The North-East of India is an under-visited treasure. The people and landscape of this largely mountainous region is very different from the rest of the country. From Shiloi Lake in Nagaland, the Bihu festival in Assam and the Dampa Tiger Reserve and Kaziranga National Park, these seven states offer unbelievable beauty.

The pristine Umiam Lake in Meghalaya | © Vikramjit_Kakati / Wikimedia Commons


Tea is an important part of Indian daily life. A day can’t begin before gulping down a cuppa. India is the second largest producer of tea in the world (after China), and the way tea is prepared here is very interesting. In some places you’ll be served in clay tea cups, in others in glass or steel tumblers. Tea is sold in every nook and on every corner of Indian cities, so don’t fail to try it. Assam and Darjeeling, in the North-East of the country, are two important areas for tea production.

A man pours tea, colloquially called 'chai', in Varanasi | © Jorge Royan / Wikimedia Commons

Temple architecture

India’s temple architecture is so varied and beautiful it’s sure to take your breath away. Over the centuries, the various rulers of India made temples to their gods and deities, resulting in interesting and different architectural monuments throughout the country. Highlights include the Dravidian architecture of South India, the Nagara architecture of the famous erotic Khajuraho temples, and Kalinga style temples in the East.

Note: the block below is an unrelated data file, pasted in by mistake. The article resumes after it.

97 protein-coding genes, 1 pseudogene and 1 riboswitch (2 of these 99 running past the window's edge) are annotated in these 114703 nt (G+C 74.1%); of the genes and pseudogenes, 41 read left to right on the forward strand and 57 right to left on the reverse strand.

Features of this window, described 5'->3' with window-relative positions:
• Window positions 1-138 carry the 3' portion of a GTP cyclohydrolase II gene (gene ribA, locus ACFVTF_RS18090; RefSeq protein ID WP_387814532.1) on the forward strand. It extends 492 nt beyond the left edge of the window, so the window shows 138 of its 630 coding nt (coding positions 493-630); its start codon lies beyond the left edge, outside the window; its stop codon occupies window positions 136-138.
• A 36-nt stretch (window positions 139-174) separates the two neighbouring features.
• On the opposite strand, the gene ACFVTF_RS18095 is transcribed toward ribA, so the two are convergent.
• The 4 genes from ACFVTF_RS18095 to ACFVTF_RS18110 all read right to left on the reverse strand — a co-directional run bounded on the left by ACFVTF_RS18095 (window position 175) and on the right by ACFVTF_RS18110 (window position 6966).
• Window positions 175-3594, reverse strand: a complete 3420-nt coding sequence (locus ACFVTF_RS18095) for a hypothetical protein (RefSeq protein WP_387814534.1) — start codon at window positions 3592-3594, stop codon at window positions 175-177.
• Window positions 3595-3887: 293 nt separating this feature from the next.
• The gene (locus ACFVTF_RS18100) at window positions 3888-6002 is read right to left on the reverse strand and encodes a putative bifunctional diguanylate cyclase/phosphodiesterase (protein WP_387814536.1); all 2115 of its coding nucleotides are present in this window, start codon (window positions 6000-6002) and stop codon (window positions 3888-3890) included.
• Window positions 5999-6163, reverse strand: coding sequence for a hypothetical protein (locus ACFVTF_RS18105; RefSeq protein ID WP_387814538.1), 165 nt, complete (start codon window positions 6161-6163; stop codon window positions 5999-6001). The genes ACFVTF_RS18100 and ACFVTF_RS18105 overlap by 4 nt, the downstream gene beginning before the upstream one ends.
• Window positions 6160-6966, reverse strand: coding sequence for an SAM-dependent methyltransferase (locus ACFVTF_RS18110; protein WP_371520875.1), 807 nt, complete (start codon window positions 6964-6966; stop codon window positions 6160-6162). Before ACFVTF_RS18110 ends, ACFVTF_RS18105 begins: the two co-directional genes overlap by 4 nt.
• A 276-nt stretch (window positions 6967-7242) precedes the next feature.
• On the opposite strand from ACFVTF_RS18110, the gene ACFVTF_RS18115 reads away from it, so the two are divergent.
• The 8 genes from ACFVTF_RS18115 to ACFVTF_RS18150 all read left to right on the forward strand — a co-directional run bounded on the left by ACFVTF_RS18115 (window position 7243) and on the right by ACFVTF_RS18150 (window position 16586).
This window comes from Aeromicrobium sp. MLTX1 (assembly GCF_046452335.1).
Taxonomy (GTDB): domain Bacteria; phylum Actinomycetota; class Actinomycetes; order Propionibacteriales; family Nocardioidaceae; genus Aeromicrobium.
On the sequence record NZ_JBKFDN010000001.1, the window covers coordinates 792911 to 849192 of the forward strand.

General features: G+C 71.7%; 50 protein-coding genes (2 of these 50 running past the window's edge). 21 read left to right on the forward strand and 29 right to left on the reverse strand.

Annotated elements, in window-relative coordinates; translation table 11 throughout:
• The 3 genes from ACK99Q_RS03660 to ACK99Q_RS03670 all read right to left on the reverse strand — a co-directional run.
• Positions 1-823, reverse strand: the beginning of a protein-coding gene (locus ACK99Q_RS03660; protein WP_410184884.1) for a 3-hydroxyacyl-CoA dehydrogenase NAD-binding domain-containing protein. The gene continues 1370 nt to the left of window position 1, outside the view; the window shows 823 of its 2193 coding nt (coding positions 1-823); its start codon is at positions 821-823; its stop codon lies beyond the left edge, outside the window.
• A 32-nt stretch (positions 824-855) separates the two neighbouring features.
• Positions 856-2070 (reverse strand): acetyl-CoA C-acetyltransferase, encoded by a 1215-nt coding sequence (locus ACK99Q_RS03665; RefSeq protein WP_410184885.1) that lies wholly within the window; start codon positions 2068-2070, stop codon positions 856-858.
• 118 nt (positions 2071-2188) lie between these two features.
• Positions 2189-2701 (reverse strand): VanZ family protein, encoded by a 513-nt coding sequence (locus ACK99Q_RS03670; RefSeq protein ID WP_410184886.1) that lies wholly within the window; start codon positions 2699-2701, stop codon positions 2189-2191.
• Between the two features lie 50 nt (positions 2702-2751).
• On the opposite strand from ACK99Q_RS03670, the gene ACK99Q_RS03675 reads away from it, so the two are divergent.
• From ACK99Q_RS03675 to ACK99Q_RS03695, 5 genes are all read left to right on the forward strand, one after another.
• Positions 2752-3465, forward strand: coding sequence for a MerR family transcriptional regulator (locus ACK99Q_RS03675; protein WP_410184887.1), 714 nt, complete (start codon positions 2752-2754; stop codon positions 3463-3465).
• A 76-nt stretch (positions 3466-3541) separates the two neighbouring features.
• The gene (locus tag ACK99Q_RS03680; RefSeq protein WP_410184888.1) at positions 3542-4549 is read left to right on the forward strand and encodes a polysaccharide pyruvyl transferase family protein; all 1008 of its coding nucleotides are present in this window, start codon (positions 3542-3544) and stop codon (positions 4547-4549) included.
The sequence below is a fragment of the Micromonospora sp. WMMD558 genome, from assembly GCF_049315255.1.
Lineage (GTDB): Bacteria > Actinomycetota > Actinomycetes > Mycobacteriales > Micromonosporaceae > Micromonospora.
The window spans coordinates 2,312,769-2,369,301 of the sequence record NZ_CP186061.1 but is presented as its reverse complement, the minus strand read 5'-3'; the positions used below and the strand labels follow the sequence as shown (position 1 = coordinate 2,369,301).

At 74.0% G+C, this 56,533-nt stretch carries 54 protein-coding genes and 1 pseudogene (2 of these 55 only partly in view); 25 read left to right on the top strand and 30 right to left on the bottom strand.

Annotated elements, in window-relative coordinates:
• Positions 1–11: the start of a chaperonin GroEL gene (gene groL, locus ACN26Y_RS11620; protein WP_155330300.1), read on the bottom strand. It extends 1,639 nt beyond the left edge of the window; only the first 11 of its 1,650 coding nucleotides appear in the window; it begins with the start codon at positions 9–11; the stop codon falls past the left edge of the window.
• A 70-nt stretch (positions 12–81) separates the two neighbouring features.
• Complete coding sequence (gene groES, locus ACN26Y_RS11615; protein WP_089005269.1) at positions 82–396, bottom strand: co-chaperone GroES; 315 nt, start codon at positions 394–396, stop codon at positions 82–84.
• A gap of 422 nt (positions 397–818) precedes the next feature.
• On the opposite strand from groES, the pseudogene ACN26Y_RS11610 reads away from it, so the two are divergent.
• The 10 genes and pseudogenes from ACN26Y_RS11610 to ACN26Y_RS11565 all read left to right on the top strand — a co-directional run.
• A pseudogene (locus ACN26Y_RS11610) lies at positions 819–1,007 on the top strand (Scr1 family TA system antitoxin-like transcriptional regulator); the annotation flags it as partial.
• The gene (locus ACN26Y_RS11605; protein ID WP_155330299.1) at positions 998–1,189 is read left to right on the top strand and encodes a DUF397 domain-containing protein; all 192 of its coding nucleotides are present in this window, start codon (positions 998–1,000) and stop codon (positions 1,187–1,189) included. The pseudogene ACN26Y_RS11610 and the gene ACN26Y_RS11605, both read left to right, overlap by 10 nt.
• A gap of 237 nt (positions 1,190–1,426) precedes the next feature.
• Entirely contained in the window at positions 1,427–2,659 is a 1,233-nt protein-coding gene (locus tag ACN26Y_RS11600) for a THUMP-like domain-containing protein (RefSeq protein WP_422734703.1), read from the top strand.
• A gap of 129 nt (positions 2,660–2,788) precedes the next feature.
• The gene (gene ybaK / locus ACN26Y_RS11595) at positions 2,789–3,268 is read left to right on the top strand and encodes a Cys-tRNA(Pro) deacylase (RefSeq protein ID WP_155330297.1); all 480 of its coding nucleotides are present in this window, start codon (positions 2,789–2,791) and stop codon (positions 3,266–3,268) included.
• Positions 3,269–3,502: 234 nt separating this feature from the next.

An intricately sculpted temple in Hampi, Karnataka | © Mohit Modi

Exquisite palaces

India’s various kings (especially the Mughals) made gorgeous structures to live in, which you can now visit. It’s even possible to stay in some of these palaces, as some have been turned into premier hotels. Finally, your chance to feel like royalty.

Umaid Bhawan Palace was built by Maharaja Umaid Singh to give employment to the people of Rajasthan during the famine in the 1920s | © Ajajr101 / Wikimedia Commons

The street culture

Yes, India is crowded and people, vehicles and animals share the roads and footpaths. Roadside barbers cut hair and trim beards, right out in the open. Street food is for sale. Take a ride in a three-wheeled auto-rickshaw (also called a tuk-tuk) or cycle-rickshaw and check out India’s street culture.

An auto-rickshaw and a cycle-rickshaw wait at a signal in Delhi | © Saad Akhtar / Wikimedia Commons